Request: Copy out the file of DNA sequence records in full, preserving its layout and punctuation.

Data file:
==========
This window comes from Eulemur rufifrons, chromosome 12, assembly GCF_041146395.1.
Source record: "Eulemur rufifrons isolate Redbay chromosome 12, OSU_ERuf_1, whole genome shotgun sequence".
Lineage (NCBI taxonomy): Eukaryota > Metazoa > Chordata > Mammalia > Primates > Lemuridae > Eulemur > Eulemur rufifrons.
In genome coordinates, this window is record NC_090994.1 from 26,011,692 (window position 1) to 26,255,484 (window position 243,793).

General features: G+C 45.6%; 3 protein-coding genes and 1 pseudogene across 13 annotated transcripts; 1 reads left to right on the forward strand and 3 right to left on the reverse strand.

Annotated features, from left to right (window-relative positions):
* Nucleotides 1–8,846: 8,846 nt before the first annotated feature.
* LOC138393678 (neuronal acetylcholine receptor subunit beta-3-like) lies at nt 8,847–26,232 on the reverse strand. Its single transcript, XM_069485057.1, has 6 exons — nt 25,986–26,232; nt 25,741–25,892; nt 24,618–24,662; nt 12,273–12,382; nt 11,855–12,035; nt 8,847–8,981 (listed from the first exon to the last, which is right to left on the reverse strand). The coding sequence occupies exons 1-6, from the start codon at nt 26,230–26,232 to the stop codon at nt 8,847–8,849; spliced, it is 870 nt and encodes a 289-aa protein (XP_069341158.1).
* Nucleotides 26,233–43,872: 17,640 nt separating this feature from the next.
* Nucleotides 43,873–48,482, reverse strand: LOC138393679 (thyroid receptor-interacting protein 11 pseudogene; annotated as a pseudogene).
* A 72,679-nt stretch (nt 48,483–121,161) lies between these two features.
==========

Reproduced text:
This window comes from Eulemur rufifrons, chromosome 12, assembly GCF_041146395.1.
Source record: "Eulemur rufifrons isolate Redbay chromosome 12, OSU_ERuf_1, whole genome shotgun sequence".
Lineage (NCBI taxonomy): Eukaryota > Metazoa > Chordata > Mammalia > Primates > Lemuridae > Eulemur > Eulemur rufifrons.
In genome coordinates, this window is record NC_090994.1 from 26,011,692 (window position 1) to 26,255,484 (window position 243,793).

General features: G+C 45.6%; 3 protein-coding genes and 1 pseudogene across 13 annotated transcripts; 1 reads left to right on the forward strand and 3 right to left on the reverse strand.

Annotated features, from left to right (window-relative positions):
* Nucleotides 1–8,846: 8,846 nt before the first annotated feature.
* LOC138393678 (neuronal acetylcholine receptor subunit beta-3-like) lies at nt 8,847–26,232 on the reverse strand. Its single transcript, XM_069485057.1, has 6 exons — nt 25,986–26,232; nt 25,741–25,892; nt 24,618–24,662; nt 12,273–12,382; nt 11,855–12,035; nt 8,847–8,981 (listed from the first exon to the last, which is right to left on the reverse strand). The coding sequence occupies exons 1-6, from the start codon at nt 26,230–26,232 to the stop codon at nt 8,847–8,849; spliced, it is 870 nt and encodes a 289-aa protein (XP_069341158.1).
* Nucleotides 26,233–43,872: 17,640 nt separating this feature from the next.
* Nucleotides 43,873–48,482, reverse strand: LOC138393679 (thyroid receptor-interacting protein 11 pseudogene; annotated as a pseudogene).
* A 72,679-nt stretch (nt 48,483–121,161) lies between these two features.